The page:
positive feedback

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pos·i·tive feed·back

that which occurs when the sign or sense of the returned signal results in increased amplification or leads to instability.
Farlex Partner Medical Dictionary © Farlex 2012

positive feedback

See Feedback.
McGraw-Hill Concise Dictionary of Modern Medicine. © 2002 by The McGraw-Hill Companies, Inc.

pos·i·tive feed·back

(pozi-tiv fēdbak)
That found when the sign or sense of the returned signal results in increased amplification or leads to instability.
Medical Dictionary for the Health Professions and Nursing © Farlex 2012

positive feedback

The characteristic of any system with an output proportional to its input in which a portion of the output is fed back to the input in such a phase as to increase the input. The effect of this is rapidly, and sometimes dangerously, to increase the output. Compare NEGATIVE FEEDBACK.
Collins Dictionary of Medicine © Robert M. Youngson 2004, 2005

positive feedback

see FEEDBACK MECHANISM.
Collins Dictionary of Biology, 3rd ed. © W. G. Hale, V. A. Saunders, J. P. Margham 2005
References in periodicals archive ?
Palmen, Didden, and Arts (2008) used self-recording and self-reinforcement to substantially increase question-asking skills during tutorial sessions.
This subscale was also related to scores on the Revised UCLA Loneliness Scale (r(174) = 0.34, p < .001) and the Provisions of Social Relations Scale (r(175) = -0.25,p = .001), but not the Frequency of Self-Reinforcement Questionnaire (r(172) = 0.15, p = .052) and the Liking People Scale (r(173) = 0.01, p = .90).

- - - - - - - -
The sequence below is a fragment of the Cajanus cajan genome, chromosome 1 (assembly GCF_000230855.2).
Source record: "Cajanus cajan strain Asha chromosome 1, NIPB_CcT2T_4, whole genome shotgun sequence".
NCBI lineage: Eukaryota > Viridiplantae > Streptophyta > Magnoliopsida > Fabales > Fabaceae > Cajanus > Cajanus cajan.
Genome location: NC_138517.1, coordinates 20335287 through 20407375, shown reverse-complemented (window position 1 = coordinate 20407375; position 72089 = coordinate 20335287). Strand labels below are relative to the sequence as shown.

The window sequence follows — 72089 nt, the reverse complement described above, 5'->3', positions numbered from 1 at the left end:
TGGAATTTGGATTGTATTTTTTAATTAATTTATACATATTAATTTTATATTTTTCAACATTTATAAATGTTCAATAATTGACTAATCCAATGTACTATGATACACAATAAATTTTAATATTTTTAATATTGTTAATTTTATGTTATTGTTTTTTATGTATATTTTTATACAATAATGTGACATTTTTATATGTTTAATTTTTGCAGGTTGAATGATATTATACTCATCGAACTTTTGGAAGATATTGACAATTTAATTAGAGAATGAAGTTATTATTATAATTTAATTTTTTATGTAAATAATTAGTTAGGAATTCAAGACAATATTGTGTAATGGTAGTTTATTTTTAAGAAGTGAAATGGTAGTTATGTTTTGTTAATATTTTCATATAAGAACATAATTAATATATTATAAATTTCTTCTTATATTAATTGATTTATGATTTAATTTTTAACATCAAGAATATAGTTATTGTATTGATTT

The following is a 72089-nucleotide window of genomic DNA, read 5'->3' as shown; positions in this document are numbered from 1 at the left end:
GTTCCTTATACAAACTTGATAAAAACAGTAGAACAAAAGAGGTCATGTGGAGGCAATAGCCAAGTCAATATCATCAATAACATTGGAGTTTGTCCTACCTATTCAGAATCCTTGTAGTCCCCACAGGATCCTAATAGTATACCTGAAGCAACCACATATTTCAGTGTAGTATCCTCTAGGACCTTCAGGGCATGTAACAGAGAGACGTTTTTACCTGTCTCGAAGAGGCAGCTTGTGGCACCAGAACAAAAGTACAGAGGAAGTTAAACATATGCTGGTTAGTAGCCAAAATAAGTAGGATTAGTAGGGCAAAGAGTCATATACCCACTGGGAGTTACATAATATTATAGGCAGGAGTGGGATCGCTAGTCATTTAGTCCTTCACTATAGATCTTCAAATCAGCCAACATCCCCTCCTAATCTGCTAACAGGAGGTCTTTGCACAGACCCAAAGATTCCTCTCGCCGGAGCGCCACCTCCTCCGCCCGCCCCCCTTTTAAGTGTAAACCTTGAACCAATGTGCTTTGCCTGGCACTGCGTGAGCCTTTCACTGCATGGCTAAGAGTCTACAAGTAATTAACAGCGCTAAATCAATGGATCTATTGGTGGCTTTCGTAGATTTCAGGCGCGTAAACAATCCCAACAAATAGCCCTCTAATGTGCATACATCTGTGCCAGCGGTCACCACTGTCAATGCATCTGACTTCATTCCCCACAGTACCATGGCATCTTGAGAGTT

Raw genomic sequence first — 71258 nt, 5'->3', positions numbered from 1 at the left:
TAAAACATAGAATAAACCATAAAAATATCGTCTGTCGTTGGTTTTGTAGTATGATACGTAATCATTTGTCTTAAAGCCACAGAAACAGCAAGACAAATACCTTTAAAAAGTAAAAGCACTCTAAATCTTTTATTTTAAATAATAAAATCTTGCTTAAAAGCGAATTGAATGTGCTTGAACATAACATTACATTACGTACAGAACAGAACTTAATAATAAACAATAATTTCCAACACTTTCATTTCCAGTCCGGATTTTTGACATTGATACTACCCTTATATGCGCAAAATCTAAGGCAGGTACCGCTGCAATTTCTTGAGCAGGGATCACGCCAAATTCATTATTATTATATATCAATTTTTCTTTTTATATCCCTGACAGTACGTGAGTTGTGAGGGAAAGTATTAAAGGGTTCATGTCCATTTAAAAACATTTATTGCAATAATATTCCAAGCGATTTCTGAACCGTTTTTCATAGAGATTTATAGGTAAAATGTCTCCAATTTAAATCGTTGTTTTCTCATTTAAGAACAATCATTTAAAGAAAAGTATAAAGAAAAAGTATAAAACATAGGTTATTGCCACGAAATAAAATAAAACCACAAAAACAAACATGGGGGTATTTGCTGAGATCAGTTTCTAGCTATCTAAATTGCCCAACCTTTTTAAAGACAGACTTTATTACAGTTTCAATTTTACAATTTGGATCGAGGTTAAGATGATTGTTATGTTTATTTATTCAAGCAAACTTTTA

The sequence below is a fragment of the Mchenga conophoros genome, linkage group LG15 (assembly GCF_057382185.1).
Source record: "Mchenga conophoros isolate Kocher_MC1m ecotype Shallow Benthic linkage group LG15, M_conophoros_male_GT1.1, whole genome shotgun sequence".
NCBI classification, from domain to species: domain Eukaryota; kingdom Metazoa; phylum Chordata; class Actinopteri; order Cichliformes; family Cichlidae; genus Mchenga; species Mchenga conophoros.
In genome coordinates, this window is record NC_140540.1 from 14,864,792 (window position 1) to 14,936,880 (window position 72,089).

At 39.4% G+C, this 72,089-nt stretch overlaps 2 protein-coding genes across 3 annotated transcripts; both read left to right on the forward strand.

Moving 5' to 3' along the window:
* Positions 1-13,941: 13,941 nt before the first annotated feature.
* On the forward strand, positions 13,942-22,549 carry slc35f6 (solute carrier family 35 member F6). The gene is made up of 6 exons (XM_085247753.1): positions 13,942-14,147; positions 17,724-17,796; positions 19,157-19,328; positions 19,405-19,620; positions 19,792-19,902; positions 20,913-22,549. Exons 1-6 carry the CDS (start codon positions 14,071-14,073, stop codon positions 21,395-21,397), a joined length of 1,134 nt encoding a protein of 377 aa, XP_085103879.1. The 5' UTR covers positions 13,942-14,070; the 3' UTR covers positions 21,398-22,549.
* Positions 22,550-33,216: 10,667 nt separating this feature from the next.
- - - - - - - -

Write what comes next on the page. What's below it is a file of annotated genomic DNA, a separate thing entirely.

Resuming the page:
Differential effects of methylphenidate and self-reinforcement on attention-deficit hyperactivity disorder.
The purpose of this research was to establish a constitutive relation for elastomers and hydrogels exhibiting self-reinforcement when exposed to large strains.
Discriminative activation and maintenance of contingent self-reinforcement.
Ideally, behavioral self-control strategies would include self-reinforcement in which the individual administers reinforcement for achieving behavioral goals.
Examining the constitution of selves in cross-cultural experiences of immigration, Ritivoi suggests how both aspects of identity, the idem and the ipse, factor into the strategies of survival and change, self-reinforcement and self-repudiation, using her two immigrant case studies to argue for a synthesis of two, apparently opposed views of personal identity, "realist" and "constructivist."
Despite starting with a flawed description of positive feedback systems (although the social-ecological system clearly changed, no self-reinforcement mechanism for such change is described), the section's first chapter provides wonderful examples of material technological adaptation and exchange among the different cultures.
Children's achievement attributions and self-reinforcement: Effects of self-concept and competitive reward structure.